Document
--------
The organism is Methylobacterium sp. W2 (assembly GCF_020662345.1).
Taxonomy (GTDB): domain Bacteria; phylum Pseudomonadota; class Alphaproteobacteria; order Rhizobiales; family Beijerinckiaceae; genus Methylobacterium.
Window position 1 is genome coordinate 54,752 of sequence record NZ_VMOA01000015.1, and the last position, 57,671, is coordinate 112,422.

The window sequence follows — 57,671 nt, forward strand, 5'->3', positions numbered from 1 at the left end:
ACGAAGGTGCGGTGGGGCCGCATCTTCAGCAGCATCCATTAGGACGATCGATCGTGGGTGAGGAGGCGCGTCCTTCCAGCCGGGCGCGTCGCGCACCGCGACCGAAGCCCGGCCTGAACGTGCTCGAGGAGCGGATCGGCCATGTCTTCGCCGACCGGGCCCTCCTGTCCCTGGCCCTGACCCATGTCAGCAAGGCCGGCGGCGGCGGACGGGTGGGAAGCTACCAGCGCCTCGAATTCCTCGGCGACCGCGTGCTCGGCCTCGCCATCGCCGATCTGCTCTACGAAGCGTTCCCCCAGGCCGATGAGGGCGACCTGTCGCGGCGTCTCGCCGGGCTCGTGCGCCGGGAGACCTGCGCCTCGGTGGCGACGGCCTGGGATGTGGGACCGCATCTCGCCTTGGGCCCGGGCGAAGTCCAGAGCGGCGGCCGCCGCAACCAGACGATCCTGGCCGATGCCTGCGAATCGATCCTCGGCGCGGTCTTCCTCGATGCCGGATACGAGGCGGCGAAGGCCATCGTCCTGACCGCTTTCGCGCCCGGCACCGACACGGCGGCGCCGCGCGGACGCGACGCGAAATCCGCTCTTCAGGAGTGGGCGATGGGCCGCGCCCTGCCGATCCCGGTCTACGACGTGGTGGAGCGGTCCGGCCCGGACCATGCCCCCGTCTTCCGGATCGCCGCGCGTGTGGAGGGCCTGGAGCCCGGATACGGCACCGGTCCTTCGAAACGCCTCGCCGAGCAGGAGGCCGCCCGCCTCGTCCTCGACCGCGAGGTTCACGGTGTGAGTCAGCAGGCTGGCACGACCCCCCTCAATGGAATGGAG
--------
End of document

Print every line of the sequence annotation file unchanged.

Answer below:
The organism is Methylobacterium sp. W2 (assembly GCF_020662345.1).
Taxonomy (GTDB): domain Bacteria; phylum Pseudomonadota; class Alphaproteobacteria; order Rhizobiales; family Beijerinckiaceae; genus Methylobacterium.
Window position 1 is genome coordinate 54,752 of sequence record NZ_VMOA01000015.1, and the last position, 57,671, is coordinate 112,422.

The window sequence follows — 57,671 nt, forward strand, 5'->3', positions numbered from 1 at the left end:
ACGAAGGTGCGGTGGGGCCGCATCTTCAGCAGCATCCATTAGGACGATCGATCGTGGGTGAGGAGGCGCGTCCTTCCAGCCGGGCGCGTCGCGCACCGCGACCGAAGCCCGGCCTGAACGTGCTCGAGGAGCGGATCGGCCATGTCTTCGCCGACCGGGCCCTCCTGTCCCTGGCCCTGACCCATGTCAGCAAGGCCGGCGGCGGCGGACGGGTGGGAAGCTACCAGCGCCTCGAATTCCTCGGCGACCGCGTGCTCGGCCTCGCCATCGCCGATCTGCTCTACGAAGCGTTCCCCCAGGCCGATGAGGGCGACCTGTCGCGGCGTCTCGCCGGGCTCGTGCGCCGGGAGACCTGCGCCTCGGTGGCGACGGCCTGGGATGTGGGACCGCATCTCGCCTTGGGCCCGGGCGAAGTCCAGAGCGGCGGCCGCCGCAACCAGACGATCCTGGCCGATGCCTGCGAATCGATCCTCGGCGCGGTCTTCCTCGATGCCGGATACGAGGCGGCGAAGGCCATCGTCCTGACCGCTTTCGCGCCCGGCACCGACACGGCGGCGCCGCGCGGACGCGACGCGAAATCCGCTCTTCAGGAGTGGGCGATGGGCCGCGCCCTGCCGATCCCGGTCTACGACGTGGTGGAGCGGTCCGGCCCGGACCATGCCCCCGTCTTCCGGATCGCCGCGCGTGTGGAGGGCCTGGAGCCCGGATACGGCACCGGTCCTTCGAAACGCCTCGCCGAGCAGGAGGCCGCCCGCCTCGTCCTCGACCGCGAGGTTCACGGTGTGAGTCAGCAGGCTGGCACGACCCCCCTCAATGGAATGGAG